In other words, everything you can buy!  For me, these are pure afterthoughts, relative to the critical need to create positive habits around the training plan and the lifestyle recovery.  These only become truly productive on a bedrock of good general habits.


Post-Race Recovery Training

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Post-Race Recovery Training

Contributor: Matt Dixon     Category: Training

NOTE:  I don’t believe in a ‘foundational phase’.  That is old-school and bunk.  Not the best way to approach building the runner…

Yes, we, at Purple Patch Fitness, do lower stress running, but we don’t do classic ALL LOW stress easy endurance running.

In truth, the key component of early season training has more than one role.  We think of the ‘post season’ as the block of training that represents the very start of training for the following season.  Typically, this is following the last race of the previous season, as well as a two to three week break from all structure of training.  In this ‘post season’ phase there are several key focus points:

  • Low emotional stress:  This part of season should not be overly demanding emotionally, and should allow for plenty of capacity to focus on other areas of life.
  • Low physical load:  It is a phase of preparation, so the training load should be low.  I ask athletes to consider this phase as a period that allows you to work hard in the upcoming training, so we are careful to keep overall stress lower here.
  • Biomechanics:  When physical and emotional stress is low, it is a perfect time to evolve and improve your posture and mechanics.  Now is the time to create great habits.
  • Muscular readiness:  We keep training light, but consistent, and aim to ready the muscles, connective tissue and ligaments for harder training in the subsequent blocks.
  • Strength and synchronization:  This is also a time with the greatest emphasis on strength and conditioning, as well as neurological type conditioning exercises to help improve recruitment and overall athleticism.

It should be noted that any any general fitness gains experience here will be gradual and a nice byproduct.  The real endurance, resilience and fitness arrives out of the next block of real endurance focused training following the post season phase.

See Matt’s article “The Secrets to a Successful Training Program” for more information on the other phase of a training program.




The Secret to a Successful Training Program

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The Secret to a Successful Training Program

Contributor: Matt Dixon     Category: Training

The key components to any endurance athletes success in a training program include these four elements:

  1. Consistency;
  2. Progression;
  3. Specificity;
  4. Patience.

Bump into any success story, at any level, and these key components typically bubble up into the discussion of ‘how they did it’.  This is the backbone of why all athletes should employ some form of ‘periodization’ into their training.  You cannot expect an evolution of performance if you simply repeat the same thing over and over again, without a shift in stimuli and load, so it is time for fitness enthusiasts up to elite athletes to embrace the main concepts of periodization.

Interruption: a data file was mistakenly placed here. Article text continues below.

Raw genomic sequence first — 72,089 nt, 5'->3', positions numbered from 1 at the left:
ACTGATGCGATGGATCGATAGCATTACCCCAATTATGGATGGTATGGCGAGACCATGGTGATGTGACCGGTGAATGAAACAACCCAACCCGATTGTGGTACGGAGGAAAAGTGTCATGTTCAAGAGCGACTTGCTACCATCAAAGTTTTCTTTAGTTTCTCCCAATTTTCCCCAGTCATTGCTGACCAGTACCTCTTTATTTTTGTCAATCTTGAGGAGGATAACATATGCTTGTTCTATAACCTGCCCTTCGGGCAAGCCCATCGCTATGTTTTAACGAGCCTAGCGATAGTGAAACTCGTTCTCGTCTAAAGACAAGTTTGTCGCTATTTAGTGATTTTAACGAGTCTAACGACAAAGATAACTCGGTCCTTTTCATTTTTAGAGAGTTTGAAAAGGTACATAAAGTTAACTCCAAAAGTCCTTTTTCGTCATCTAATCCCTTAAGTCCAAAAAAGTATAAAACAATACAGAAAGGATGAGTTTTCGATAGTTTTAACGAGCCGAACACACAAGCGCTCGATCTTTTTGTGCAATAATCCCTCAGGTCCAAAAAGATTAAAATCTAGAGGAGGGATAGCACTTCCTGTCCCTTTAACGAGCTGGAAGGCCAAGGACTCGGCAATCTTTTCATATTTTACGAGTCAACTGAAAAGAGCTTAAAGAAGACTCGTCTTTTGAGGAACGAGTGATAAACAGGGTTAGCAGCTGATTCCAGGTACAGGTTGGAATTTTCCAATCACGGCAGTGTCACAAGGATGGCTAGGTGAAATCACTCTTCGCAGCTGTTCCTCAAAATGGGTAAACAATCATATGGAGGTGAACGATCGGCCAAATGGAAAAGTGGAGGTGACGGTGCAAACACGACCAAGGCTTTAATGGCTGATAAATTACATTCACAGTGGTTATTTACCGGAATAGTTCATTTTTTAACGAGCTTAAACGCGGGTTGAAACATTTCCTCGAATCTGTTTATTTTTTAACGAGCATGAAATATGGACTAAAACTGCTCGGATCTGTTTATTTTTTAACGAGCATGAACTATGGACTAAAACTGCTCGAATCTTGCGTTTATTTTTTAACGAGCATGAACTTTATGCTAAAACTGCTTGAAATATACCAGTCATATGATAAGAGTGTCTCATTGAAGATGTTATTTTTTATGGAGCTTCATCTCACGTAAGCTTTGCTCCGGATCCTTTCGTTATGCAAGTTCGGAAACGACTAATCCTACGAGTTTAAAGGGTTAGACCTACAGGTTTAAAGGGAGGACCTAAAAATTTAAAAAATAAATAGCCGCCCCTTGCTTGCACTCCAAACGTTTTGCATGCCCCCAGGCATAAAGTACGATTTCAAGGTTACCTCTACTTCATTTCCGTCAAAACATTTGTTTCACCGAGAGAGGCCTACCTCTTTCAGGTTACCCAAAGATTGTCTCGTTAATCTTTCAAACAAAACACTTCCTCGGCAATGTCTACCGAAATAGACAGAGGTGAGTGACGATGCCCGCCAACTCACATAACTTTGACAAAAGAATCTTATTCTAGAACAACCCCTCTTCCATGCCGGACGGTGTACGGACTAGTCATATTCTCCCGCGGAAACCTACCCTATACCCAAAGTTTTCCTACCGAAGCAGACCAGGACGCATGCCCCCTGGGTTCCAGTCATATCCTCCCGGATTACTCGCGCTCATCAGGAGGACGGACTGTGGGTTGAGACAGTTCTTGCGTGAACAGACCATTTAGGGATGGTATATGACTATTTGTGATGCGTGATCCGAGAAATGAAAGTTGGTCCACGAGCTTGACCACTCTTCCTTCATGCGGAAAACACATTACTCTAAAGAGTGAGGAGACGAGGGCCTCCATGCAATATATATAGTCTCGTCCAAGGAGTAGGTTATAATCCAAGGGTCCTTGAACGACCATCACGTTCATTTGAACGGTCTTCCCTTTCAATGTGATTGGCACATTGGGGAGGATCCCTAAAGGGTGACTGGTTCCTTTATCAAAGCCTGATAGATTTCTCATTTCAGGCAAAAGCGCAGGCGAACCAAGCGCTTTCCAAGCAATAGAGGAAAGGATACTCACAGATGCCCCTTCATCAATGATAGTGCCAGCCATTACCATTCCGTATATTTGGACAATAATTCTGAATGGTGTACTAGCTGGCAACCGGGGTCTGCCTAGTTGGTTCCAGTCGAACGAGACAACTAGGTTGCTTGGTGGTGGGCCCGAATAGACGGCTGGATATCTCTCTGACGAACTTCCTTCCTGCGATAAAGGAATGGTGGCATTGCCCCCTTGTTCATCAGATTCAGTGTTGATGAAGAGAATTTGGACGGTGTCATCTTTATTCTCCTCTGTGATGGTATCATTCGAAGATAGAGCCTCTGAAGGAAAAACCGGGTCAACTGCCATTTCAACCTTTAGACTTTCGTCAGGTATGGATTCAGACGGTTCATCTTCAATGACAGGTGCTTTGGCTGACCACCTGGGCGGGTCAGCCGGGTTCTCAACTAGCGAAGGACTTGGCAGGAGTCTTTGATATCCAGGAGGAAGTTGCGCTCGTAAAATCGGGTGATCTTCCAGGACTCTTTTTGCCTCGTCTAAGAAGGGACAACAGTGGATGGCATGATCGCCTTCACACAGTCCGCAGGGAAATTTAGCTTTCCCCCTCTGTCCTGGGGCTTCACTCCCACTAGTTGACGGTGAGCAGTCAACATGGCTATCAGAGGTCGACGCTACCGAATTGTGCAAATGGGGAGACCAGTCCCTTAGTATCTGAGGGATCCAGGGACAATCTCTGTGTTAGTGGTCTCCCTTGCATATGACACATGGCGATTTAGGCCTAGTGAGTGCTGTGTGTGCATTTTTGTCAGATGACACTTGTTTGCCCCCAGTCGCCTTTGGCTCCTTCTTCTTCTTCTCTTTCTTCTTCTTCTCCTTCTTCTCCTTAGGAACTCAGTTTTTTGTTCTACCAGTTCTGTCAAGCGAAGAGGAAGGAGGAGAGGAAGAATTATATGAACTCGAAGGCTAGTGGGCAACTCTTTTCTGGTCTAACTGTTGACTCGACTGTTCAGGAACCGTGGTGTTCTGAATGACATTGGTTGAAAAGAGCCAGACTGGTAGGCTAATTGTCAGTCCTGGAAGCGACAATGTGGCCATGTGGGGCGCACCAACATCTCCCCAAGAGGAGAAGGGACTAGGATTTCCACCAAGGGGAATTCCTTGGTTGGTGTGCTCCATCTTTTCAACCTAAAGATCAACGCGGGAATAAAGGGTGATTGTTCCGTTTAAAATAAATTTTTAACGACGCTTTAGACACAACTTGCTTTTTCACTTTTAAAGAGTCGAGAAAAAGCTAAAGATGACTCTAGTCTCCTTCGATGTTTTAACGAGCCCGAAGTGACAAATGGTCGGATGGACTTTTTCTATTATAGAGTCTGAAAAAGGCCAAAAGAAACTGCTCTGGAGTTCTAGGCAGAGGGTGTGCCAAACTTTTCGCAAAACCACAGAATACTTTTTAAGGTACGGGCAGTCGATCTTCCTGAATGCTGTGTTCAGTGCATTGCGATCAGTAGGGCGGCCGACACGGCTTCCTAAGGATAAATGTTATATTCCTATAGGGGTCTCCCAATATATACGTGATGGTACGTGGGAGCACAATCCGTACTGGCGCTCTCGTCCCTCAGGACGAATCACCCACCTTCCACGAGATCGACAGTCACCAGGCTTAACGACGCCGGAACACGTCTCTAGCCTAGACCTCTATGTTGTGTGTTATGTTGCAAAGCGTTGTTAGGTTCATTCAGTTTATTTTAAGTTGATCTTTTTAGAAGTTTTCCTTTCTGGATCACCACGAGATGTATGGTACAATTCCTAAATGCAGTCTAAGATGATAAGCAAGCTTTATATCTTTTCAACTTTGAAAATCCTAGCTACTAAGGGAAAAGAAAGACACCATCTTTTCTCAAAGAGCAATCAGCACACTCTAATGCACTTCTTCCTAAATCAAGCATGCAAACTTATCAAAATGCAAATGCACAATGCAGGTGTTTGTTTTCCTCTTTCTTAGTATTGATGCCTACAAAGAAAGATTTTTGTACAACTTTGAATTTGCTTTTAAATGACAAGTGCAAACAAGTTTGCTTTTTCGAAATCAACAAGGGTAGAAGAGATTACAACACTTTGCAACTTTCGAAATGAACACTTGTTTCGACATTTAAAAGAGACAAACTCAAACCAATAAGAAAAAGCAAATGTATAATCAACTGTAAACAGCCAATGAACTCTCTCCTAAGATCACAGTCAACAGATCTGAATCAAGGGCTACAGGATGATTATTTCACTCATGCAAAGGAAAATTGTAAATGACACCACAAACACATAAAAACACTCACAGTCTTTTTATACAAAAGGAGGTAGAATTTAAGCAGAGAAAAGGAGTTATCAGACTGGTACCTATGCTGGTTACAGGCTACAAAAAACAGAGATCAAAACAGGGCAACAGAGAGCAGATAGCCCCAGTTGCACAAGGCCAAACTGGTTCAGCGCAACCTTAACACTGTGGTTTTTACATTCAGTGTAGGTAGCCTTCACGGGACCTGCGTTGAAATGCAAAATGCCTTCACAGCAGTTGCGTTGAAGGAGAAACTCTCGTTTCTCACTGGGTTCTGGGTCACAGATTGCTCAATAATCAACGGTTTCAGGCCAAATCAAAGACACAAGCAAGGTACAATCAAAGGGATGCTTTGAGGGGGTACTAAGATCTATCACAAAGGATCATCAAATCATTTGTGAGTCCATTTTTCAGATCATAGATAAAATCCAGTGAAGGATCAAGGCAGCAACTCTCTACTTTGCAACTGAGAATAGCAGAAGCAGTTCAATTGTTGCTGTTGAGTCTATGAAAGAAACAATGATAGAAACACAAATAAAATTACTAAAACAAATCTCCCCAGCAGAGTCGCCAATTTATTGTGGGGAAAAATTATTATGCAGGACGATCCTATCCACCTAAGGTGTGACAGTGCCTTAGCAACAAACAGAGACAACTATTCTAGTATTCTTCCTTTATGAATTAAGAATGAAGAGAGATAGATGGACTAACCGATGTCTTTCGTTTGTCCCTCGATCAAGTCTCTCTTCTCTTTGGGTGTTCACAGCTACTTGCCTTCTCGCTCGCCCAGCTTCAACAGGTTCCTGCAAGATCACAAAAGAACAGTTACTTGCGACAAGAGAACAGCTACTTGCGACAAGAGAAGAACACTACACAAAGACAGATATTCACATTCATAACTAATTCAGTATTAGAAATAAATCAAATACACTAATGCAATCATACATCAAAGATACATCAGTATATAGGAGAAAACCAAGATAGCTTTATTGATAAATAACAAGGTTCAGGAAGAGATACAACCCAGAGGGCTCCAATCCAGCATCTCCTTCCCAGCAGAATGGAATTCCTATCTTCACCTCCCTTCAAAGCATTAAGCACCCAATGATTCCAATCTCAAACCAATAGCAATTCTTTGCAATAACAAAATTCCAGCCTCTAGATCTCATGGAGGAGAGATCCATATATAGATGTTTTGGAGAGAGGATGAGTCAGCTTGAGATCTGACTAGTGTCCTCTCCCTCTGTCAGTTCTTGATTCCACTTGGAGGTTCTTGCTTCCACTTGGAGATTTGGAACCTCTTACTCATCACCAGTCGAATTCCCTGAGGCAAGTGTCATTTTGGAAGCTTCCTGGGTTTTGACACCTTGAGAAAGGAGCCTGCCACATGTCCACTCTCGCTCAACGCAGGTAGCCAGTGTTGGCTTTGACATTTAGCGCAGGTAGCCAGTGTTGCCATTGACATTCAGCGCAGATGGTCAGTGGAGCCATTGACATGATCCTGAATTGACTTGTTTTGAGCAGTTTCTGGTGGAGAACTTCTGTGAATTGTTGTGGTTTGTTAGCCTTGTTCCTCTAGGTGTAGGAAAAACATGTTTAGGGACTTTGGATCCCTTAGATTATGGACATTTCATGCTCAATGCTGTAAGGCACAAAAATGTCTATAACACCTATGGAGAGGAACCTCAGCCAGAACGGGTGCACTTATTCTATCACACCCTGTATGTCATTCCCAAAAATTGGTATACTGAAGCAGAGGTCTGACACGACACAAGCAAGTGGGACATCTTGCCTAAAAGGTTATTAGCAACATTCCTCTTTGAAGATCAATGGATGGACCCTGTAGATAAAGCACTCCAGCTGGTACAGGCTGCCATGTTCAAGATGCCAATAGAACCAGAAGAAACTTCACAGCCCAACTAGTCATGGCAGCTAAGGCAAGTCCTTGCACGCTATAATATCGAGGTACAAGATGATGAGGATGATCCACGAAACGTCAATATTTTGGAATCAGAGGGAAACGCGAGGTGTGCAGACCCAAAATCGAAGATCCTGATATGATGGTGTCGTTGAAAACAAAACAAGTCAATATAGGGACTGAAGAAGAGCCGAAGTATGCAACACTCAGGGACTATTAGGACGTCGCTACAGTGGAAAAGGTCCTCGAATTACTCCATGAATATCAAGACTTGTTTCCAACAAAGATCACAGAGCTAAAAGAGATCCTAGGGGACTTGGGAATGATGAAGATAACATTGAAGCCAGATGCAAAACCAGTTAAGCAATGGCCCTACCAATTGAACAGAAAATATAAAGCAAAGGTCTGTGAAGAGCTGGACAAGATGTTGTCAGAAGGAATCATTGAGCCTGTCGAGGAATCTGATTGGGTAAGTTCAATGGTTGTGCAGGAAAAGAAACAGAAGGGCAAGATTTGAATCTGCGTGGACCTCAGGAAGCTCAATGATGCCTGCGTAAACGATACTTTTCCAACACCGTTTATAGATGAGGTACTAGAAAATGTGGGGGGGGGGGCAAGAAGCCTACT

At purplepatch, we tend to break a seasonal progression into four main phases, which layer onto the back of the previous, and build a ‘season of performance’.  We globally talk to athletes about: Build the physiology, then train for the specifics of your race.

You can utilize a similar mindset, even if the goal is simply recreational fitness and improvements, as it is the best way to achieve results.  Our four phases progress as:

1. Post season

This is a period of recuperation and lighter stress, which is critical for consistency on an ongoing basis, but also important for development.  All the focus here should be focused on form/biomechanics improvements and low-stress training that is designed to gradually strengthen tissue, ligaments and muscles to prepare the body for harder work coming soon. For more on this phase, see Matt’s article “Post Race Recovery Training”

2. Pre season

We think of this as resilience development.  A progression of load to ‘real training’, but you are ready to because of the preparatory work done in post season.  Plenty of strength-based work and endurance in this phase.

3. Power

As early season racing begins for the athlete, we tend to aim to sharpen up with some more sustained speed and power type training.  This tends to be a shorter phase, but with a high speed focus in the key sessions.  This means the remaining sessions are very low stress and intensity, to enable best performance when it counts.

4. Race specific

Taking up at least 50% of the calendar year, this phase is all about training you for the specific demands of your key races.  The key sessions are specific to race intensity and preparation.  Of course, if you are not racing, we have a wide range of options to hit here, but some interval work will always be present to continue development and improvements.